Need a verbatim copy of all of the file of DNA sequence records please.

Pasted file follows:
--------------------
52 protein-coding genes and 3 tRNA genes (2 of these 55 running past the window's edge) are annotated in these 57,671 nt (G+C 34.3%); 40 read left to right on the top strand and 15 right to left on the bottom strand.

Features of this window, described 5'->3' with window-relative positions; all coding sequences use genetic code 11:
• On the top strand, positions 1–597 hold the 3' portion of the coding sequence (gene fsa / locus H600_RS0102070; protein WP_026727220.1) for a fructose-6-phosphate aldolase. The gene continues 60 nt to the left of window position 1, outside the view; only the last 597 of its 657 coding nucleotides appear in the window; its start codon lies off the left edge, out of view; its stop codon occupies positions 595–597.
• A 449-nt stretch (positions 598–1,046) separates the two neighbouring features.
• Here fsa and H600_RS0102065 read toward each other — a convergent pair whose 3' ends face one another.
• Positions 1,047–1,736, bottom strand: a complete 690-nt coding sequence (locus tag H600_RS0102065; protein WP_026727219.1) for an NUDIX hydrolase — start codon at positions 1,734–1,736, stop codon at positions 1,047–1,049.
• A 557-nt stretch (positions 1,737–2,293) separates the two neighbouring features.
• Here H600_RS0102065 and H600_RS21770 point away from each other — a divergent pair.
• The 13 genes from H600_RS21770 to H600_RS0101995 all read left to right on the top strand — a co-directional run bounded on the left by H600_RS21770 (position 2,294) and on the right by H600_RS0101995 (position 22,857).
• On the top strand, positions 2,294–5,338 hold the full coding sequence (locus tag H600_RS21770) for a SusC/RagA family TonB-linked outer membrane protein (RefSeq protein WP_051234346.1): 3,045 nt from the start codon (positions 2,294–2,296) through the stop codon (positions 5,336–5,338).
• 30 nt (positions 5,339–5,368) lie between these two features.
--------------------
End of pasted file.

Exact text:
52 protein-coding genes and 3 tRNA genes (2 of these 55 running past the window's edge) are annotated in these 57,671 nt (G+C 34.3%); 40 read left to right on the top strand and 15 right to left on the bottom strand.

Features of this window, described 5'->3' with window-relative positions; all coding sequences use genetic code 11:
• On the top strand, positions 1–597 hold the 3' portion of the coding sequence (gene fsa / locus H600_RS0102070; protein WP_026727220.1) for a fructose-6-phosphate aldolase. The gene continues 60 nt to the left of window position 1, outside the view; only the last 597 of its 657 coding nucleotides appear in the window; its start codon lies off the left edge, out of view; its stop codon occupies positions 595–597.
• A 449-nt stretch (positions 598–1,046) separates the two neighbouring features.
• Here fsa and H600_RS0102065 read toward each other — a convergent pair whose 3' ends face one another.
• Positions 1,047–1,736, bottom strand: a complete 690-nt coding sequence (locus tag H600_RS0102065; protein WP_026727219.1) for an NUDIX hydrolase — start codon at positions 1,734–1,736, stop codon at positions 1,047–1,049.
• A 557-nt stretch (positions 1,737–2,293) separates the two neighbouring features.
• Here H600_RS0102065 and H600_RS21770 point away from each other — a divergent pair.
• The 13 genes from H600_RS21770 to H600_RS0101995 all read left to right on the top strand — a co-directional run bounded on the left by H600_RS21770 (position 2,294) and on the right by H600_RS0101995 (position 22,857).
• On the top strand, positions 2,294–5,338 hold the full coding sequence (locus tag H600_RS21770) for a SusC/RagA family TonB-linked outer membrane protein (RefSeq protein WP_051234346.1): 3,045 nt from the start codon (positions 2,294–2,296) through the stop codon (positions 5,336–5,338).
• 30 nt (positions 5,339–5,368) lie between these two features.